Women in sports: Report advocates for investing in professional women athletes

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The income gap remains between men and women in professional sports, yet a new study reveals the greater influence women athletes have on fans' buying power.

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As billions of dollars continue to flow through the global sports ecosystem, the rapid appreciation of women’s sports franchises and league valuations continues, indicating growing interest from prospective owners, media partners, sponsors and fans.

However, even with record attendance and viewership, combined with emerging or evolving leagues, innovative partner strategies and opportunities for advancement, women athlete earnings continue to lag behind those of their male counterparts.

Dedicated to supporting women’s sports across a number of important areas, RBC has commissioned ongoing research in partnership with Wasserman and The Collective, Wasserman’s women-focused division. The first report, The New Economy of Sports, seeks to:

  • examine the athlete income gap
  • illustrate the opportunities women athletes present to brands, sponsors and investors
  • arm key stakeholders in sports with the data needed to make a strong business case to drive positive change

The inequality in existing compensation standards

On average, professional men athletes earn 21 times more than professional women athletes. The disparity in pay is based on gender results from longstanding inequities in sports, stemming from issues such as funding, systemic infrastructure and coverage by the media.

Average salary by professional sport (USD)1

A chart demonstrating that men earn 21 times more salary than women athletes on average. Tennis: men earn 1.2 times more than women. Soccer: men earn 7.5 times more than women. Golf: men earn 10.5 times more than women. Basketball: men earn 108 times more than women.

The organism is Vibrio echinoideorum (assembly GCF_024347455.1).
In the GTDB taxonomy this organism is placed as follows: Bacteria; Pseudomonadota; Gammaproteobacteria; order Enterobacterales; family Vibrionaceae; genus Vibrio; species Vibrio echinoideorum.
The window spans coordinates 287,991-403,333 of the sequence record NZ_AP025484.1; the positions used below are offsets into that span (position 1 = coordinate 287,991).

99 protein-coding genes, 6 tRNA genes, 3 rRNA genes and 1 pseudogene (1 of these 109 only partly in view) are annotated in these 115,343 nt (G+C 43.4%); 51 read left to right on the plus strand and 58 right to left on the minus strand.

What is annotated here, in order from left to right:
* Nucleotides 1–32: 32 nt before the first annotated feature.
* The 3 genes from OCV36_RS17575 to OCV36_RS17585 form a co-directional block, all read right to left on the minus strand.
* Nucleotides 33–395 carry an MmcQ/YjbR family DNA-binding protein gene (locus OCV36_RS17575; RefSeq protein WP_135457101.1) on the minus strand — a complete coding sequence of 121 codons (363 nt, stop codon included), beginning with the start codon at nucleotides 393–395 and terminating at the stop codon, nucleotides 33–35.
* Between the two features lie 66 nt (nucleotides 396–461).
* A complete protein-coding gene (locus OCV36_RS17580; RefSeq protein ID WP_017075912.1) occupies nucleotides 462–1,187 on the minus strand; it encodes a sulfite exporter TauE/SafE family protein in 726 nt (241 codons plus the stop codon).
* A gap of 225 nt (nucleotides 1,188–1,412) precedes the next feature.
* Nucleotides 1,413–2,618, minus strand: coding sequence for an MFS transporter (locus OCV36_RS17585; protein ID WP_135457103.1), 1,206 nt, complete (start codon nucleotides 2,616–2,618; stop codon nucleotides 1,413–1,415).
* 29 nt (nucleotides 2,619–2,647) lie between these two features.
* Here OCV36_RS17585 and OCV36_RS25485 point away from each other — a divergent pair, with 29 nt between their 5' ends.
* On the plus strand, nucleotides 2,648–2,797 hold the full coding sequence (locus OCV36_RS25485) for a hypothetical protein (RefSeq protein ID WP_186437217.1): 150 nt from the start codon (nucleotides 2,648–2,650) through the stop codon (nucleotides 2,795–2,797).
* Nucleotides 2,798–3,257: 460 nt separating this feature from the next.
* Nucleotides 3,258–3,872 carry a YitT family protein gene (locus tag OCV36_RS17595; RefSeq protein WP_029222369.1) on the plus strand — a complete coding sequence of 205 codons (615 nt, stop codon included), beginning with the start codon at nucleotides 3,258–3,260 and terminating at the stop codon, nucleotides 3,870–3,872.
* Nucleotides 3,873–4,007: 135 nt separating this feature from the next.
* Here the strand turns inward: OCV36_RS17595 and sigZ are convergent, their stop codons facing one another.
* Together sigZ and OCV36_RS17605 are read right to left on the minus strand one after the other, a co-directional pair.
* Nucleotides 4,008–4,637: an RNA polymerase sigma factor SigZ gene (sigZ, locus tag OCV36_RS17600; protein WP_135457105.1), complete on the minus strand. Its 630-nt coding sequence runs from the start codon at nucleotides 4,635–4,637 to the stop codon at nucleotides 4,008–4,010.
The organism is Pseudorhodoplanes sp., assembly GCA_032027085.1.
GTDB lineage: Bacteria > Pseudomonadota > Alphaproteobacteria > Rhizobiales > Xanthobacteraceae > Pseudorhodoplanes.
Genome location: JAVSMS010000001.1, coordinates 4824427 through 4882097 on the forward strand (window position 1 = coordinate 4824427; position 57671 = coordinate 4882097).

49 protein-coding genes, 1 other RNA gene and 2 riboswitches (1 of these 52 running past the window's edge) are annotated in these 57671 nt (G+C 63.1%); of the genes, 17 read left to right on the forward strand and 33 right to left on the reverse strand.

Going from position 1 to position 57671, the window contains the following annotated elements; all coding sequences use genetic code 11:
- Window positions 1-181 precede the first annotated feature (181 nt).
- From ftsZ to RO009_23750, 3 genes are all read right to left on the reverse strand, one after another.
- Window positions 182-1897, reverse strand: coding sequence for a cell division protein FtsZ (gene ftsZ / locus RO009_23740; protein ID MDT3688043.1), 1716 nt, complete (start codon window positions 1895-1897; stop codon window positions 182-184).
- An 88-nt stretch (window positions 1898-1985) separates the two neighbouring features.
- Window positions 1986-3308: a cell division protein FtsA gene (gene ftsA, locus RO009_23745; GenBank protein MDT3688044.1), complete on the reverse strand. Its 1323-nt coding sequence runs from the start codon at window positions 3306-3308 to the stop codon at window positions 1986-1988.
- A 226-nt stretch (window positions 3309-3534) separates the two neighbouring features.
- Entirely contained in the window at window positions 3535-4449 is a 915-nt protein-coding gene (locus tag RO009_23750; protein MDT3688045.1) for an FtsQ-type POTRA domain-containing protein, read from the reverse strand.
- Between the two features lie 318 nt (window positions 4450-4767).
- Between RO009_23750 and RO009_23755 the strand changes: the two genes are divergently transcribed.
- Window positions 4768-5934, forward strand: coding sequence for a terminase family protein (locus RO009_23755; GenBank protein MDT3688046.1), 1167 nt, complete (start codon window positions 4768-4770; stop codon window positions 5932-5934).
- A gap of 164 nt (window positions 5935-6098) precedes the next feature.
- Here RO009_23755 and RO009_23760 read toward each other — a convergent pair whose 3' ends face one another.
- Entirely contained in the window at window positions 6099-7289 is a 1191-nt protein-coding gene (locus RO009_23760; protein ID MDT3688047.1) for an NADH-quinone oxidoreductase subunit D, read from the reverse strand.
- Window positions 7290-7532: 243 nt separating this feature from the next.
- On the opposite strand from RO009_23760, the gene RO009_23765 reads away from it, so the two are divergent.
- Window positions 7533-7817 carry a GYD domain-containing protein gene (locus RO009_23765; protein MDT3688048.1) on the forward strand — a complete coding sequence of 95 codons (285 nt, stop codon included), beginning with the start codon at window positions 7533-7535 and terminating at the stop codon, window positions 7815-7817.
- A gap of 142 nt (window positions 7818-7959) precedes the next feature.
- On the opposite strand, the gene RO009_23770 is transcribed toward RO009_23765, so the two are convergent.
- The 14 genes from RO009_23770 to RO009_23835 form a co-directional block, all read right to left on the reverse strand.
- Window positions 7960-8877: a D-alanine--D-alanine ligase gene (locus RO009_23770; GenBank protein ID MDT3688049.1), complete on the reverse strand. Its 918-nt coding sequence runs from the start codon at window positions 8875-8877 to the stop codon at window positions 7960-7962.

Women athletes’ positive impact on brands

Eighty-two percent of women athletes’ annual income comes from sponsorship and endorsements, meaning they rely on off-the-field revenue opportunities to make a living.

“Faced with massive inequities in pay and opportunity, women athletes work harder and longer to achieve a fraction of the financial success of men, almost all of it off the field of play,” says Thayer Lavielle, executive vice president of The Collective. “However, in cultivating a loyal fanbase over time, these women athletes are proving to be more valuable to brands, sponsors, and investors—two times more valuable in fact—than men because of their differentiated relationships with their community and fans.”

Today’s growing fan base of women’s sports is a balanced mix of men and women who are younger (73 percent are 18–44 years old), more educated (56 percent have at least a four-year degree) and more affluent (55 percent earn more than $75k per year2) than fans of men’s sports.

When fans watched generic advertisements and were asked to identify key attributes, brands featuring women athletes performed better than those featuring male athletes.

Brand attributes identified

A chart demonstrating that advertising featuring women athletes is perceived as more progressive, more inclusive and more inspiring than ads featuring male athletes. The chart shows ads with women athletes are 29 percent more progressive, 54 percent more inclusive and 14 percent more inspiring.

Women athletes drive social media engagement

Traditional broadcast media showcases men’s sports, casting a wide net for followers, which pushes women athletes to leverage social media to cultivate fandom. However, the study reveals that having many followers doesn’t automatically lead to meaningful interactions or conversions.

Social media engagement focuses on quality more than quantity. Quality interactions, such as likes, comments, shares and clicks, indicate that women athletes are posting content that connects with their followers.